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Flamingo Road


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I thought this sounded intriguing, so set aside my Sunday morning to watch it. And for the most part, I was not disappointed.

I love movies that show the shady, seedy side. There's Joan, lounging about in an abandoned carnival tent, singing along to the radio. Then she goes on an impromptu date with Zachery Scott to a "just folks" town diner. Gets a job there (of course) as a waitress, where (of course) she does great, better even than all the other waitresses.


Later, she gets arrested for walking home. A trumped-up charge of propositioning some man. Does if faze her? Nope, she does the 30 days in the stir like a trooper, picking up a useful job hunt tip on the way out.


I enjoyed the scenes where she and Scott go on their "dates". Joan's so obviously smarter (than the other waitresses and such) and stronger (than Scott) and more fun (than that whiney prissy rich girl Scott marries.)

This is a really typical "Joan Crawford" role, and Joan's not afraid to bite right into it. 


On the down side, I was disappointed in Zachary Scott's character, who ended up much weaker than he started out. In fact, I thought the movie did a 180 degree turn around halfway through, when David Brian comes on the scene.Not that I mind either him or his character, but I thought we were rooting for Scott ("Field Carlisle".) I thought he was going to ditch his boring wife and go back to Joan, taking a slug at Sydney Greenstreet along the way.


But she settles down with her new guy.

I find in these Joan-o-dramas, the first half of the film is often more interesting than the second half. I always like it when she's hanging out in those diners and river-bank parks much more than when she "makes it" and starts sashaying down the grand curving staircase.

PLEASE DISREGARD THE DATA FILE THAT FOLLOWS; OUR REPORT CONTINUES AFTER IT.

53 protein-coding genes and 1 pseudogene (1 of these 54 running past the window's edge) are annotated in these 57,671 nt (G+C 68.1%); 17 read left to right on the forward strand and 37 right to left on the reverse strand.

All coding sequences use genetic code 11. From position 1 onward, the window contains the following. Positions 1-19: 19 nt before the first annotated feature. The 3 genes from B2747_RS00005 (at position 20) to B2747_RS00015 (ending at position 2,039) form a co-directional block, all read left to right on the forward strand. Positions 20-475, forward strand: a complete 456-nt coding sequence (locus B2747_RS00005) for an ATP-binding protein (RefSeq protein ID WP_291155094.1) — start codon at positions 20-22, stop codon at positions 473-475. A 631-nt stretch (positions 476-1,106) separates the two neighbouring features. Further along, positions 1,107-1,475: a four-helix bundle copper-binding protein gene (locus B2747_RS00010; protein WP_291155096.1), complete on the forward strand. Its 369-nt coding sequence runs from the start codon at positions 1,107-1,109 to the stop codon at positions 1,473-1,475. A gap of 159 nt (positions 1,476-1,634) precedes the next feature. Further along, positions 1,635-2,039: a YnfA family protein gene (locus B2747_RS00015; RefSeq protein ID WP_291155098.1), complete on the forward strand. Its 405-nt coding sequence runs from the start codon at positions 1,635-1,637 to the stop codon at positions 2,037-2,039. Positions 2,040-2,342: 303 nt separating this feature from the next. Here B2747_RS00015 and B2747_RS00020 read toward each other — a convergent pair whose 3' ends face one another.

The "lower side" always seems more compelling to me than than the "upper side". At least in movies.

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I like films set in "seedy" settings too.  Sometimes it's a nice change of pace from all the opulent homes that are often shown in studio era films.  I think, depending on the storyline, it definitely adds to the realism of the film.  These make especially great settings for film noirs. 


I am disappointed that I missed this film.  After having it recommended to me in a discussion about Joan Crawford in another thread and reading the synopsis, it sounded interesting.  I saw the Gladys George SUTS schedule that TCM posted online and saw that it was going to be on at 10am.  I got up this morning, got ready for the day, all ready by 10am... only to see that Marie Antoinette was on instead.  Ugh! I forgot that TCM typically posts their schedules in EST.  I was three hours too late :(


Sounds like I missed a good film too.  I suppose I can hook my computer up to the TV and watch it on Watch TCM, or wait until it repeats again. 

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Sorry you missed it, speedracer. I'm sure it'll be on again within the year.


I owe Holdenishere an apology. Although I usually look to see first if there's a thread already existing on a film or something else I want to start a thread about, I somehow missed Holden's already existing thread on this topic.


I'm going to copy and paste my post there, and then abandon this one. Holden's was around first, and I should have noticed it.

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